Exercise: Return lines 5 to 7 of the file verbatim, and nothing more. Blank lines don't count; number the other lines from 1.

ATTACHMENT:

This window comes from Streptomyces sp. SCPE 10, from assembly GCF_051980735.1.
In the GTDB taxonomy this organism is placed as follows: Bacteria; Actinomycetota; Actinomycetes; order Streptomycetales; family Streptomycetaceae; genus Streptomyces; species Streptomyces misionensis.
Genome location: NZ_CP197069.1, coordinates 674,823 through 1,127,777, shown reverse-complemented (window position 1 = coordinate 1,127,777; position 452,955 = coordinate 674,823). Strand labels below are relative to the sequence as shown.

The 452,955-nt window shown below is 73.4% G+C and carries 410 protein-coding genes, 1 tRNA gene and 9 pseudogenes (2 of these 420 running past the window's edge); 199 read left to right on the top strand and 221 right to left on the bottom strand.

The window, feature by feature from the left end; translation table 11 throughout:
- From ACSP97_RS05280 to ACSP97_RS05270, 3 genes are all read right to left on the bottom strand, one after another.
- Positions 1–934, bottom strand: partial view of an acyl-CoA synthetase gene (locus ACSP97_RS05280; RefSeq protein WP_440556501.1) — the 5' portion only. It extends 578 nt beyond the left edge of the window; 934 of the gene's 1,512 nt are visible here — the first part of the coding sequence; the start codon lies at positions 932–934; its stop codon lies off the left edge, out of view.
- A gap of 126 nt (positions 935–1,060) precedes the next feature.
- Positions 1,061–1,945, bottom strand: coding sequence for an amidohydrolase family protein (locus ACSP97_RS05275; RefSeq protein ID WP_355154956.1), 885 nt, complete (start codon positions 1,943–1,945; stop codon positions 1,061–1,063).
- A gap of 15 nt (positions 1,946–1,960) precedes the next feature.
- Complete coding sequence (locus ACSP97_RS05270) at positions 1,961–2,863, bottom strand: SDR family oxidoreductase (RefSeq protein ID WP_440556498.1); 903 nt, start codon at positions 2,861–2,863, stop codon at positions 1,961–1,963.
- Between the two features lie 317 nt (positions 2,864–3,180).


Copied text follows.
The window, feature by feature from the left end; translation table 11 throughout:
- From ACSP97_RS05280 to ACSP97_RS05270, 3 genes are all read right to left on the bottom strand, one after another.
- Positions 1–934, bottom strand: partial view of an acyl-CoA synthetase gene (locus ACSP97_RS05280; RefSeq protein WP_440556501.1) — the 5' portion only. It extends 578 nt beyond the left edge of the window; 934 of the gene's 1,512 nt are visible here — the first part of the coding sequence; the start codon lies at positions 932–934; its stop codon lies off the left edge, out of view.